1. Or, provided you're rooted, use adb from Terminal Emulator on the broken phone using a physical keyboard attached via USB.
  7. Remotely install apps like Screen Mirror (https://play.google.com/store/apps/details?id=com.ajungg.screenmirror) from Google Play via your PC.  This is the solution that ultimately worked for me because it required very few screen presses to enable and I was logged into my private WiFi network already.  Just a fantastic app!
  8. From step 7, I was able to copy over an adb_keys file that was authorized with the adb installation on my PC.  I needed to place the adb_keys files in /data/misc/adb to allow adb to work with the broken device, otherwise the adbd server kept saying $ADB_VENDOR_KEYS is not set.  This allows USB debugging with my PC (I already enabled USB debugging mode long ago).  Since I was rooted, it was simple for me to place the file in that directory, otherwise it might be possible to do it via adb while in Recovery mode. (Boot to recovery with phone-specific key combination)
  9. I was able to get Vysor working which has a very simple setup and automatically installs Vysor to the phone via the desktop app, but requires that USB debugging (Step 8) is allowed.
  10. I also enabled WiFi Direct/Miracast screen mirroring on the phone and my Windows 10 laptop as a back-up measure.  This may be the best tactic to try if you know where to press, since it's at the bottom of the Display settings in most versions of Android... just hope you don't have too many neighbours with Miracast capable devices.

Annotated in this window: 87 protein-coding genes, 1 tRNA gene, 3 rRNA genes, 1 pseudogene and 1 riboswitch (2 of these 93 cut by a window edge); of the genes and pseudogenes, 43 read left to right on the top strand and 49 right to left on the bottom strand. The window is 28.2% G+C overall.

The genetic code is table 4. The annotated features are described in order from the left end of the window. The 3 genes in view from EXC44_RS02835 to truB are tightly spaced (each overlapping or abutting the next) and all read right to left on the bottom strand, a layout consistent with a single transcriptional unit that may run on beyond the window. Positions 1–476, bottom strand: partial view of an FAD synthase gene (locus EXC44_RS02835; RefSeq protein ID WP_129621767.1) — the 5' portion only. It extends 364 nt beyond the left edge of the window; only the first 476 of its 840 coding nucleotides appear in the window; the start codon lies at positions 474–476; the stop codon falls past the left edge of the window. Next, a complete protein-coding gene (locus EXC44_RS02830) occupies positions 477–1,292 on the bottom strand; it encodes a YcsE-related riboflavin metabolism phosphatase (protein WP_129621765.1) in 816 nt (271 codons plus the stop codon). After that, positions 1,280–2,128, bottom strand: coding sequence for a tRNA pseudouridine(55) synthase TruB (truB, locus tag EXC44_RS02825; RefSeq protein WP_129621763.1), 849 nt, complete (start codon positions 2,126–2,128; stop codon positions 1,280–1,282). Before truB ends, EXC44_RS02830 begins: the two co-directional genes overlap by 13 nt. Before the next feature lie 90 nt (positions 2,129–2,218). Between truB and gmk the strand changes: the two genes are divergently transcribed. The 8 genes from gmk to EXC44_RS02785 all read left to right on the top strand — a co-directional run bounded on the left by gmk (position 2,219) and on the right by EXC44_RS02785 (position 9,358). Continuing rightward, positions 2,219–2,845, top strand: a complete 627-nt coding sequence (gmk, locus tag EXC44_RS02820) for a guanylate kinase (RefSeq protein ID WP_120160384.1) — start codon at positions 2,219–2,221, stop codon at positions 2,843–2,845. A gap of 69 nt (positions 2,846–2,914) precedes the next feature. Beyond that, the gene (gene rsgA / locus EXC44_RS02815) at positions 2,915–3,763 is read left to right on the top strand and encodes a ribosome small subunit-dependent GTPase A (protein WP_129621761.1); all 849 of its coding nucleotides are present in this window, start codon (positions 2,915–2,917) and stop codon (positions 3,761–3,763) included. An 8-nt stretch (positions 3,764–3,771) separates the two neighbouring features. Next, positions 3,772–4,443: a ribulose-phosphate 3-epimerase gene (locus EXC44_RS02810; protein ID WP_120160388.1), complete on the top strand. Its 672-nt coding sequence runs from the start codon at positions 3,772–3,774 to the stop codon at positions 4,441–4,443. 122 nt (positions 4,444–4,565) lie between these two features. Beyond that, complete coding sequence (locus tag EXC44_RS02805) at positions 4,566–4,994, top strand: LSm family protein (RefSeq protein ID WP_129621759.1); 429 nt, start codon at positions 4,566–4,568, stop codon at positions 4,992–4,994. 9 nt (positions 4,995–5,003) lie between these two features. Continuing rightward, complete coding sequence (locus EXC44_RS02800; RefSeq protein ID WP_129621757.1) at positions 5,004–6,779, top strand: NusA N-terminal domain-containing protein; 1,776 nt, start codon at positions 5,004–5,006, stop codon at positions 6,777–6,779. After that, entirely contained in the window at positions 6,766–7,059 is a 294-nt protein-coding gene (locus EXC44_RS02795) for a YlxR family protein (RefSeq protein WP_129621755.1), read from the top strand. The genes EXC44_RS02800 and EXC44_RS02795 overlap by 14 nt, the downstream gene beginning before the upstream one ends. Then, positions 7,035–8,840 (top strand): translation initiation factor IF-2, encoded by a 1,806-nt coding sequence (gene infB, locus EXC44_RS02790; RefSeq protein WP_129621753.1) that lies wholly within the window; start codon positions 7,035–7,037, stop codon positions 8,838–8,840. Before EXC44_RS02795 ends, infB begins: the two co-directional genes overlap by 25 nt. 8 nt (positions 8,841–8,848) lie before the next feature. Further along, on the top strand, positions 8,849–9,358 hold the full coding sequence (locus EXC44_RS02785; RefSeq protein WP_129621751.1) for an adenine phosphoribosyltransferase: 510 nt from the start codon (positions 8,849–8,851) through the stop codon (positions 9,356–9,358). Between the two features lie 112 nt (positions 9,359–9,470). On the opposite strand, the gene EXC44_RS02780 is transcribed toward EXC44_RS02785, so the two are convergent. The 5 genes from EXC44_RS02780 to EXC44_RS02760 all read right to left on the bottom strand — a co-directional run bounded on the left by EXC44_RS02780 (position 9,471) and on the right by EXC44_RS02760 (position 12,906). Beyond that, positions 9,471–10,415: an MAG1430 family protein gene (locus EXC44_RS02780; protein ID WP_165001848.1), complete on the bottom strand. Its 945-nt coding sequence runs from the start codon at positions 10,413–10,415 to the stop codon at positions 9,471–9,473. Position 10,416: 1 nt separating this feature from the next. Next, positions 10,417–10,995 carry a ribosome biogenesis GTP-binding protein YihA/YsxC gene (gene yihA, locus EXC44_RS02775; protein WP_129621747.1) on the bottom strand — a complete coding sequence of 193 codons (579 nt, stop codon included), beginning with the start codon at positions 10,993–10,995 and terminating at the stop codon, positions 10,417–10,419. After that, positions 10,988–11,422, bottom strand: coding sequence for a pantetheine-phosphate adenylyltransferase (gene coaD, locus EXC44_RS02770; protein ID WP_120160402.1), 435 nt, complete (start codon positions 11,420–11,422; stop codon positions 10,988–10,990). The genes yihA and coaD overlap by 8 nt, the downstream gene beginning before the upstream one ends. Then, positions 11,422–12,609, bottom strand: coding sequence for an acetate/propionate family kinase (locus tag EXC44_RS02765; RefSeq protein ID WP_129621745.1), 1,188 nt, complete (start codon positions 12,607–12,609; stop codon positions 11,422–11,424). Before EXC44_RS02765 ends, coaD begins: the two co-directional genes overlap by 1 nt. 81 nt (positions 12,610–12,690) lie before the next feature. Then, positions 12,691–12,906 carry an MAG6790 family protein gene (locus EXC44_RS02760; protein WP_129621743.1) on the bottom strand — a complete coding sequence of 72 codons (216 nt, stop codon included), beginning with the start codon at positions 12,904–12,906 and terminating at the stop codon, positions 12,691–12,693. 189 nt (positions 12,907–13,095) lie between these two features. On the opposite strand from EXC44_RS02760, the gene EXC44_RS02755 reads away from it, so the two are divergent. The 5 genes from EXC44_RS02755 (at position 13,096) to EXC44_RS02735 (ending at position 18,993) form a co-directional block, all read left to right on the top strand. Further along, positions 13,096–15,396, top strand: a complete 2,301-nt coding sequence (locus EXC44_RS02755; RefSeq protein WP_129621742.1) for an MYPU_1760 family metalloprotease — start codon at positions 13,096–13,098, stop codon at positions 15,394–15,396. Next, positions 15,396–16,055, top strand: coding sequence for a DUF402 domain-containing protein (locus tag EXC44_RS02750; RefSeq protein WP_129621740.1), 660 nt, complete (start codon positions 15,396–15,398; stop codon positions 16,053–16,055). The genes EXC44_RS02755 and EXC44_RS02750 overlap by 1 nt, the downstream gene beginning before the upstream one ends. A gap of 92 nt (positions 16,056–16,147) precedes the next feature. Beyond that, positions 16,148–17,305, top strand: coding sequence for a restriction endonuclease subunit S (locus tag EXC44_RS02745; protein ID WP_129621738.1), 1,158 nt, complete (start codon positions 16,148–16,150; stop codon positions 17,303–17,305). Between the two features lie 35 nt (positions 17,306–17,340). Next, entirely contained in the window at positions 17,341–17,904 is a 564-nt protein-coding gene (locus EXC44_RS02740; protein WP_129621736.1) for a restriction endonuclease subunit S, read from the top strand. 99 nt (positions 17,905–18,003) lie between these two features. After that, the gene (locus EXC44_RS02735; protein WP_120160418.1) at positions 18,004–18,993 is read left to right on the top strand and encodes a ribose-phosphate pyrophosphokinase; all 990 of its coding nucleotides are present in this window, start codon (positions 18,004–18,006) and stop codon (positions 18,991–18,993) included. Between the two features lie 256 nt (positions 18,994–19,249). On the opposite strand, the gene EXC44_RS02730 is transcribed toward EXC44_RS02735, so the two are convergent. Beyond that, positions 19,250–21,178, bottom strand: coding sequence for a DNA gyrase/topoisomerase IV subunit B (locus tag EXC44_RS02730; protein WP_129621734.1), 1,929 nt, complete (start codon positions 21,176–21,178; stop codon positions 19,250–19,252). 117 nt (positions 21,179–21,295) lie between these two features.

Other strategies and tools in links:


Pre-emptive measures, in case you smash your phone.

Enable USB debugging mode through developer options (tap build number 7 times to enable dev. options)

Install Screen Mirror app
Install Airdroid app
Get a Roku with the Roku screen casting app.
Get Chromecast (limited mirroring capability)

Root your phone, though there are drawbacks to this. Some phones can not be rooted.  Once rooted, install Terminal Emulator.
Bootloader unlock your phone, also drawbacks to this. Most phones can not be bootloader unlocked.

Setup Vysor (PC and on phone) which will ask to authorize USB debugging mode and create an adb_keys file on your phone. Backup the set of files created when first allowing USB debugging when Vysor makes the confirmation pop-up: adb_keys (on phone) and adbkey.pub, adbkey (on PC)

Setup screen casting (place check in tick box Enable wireless display from Display -> Cast settings) to project to your Windows PC.  I believe this is Wi-Fi Direct/Miracast technology that is supported in Windows 10 on modern wireless chips through the "Projecting to this PC" settings.  This is called Screen Mirroring on Samsung phones.

Set default Media Transfer Protocol (MTP) mode when USB cable connected.

Memorize and/or screenshot the positions of toggle buttons when two-finger pull down the notification shade.

Don't encrypt your phone.
blog comments powered by Disqus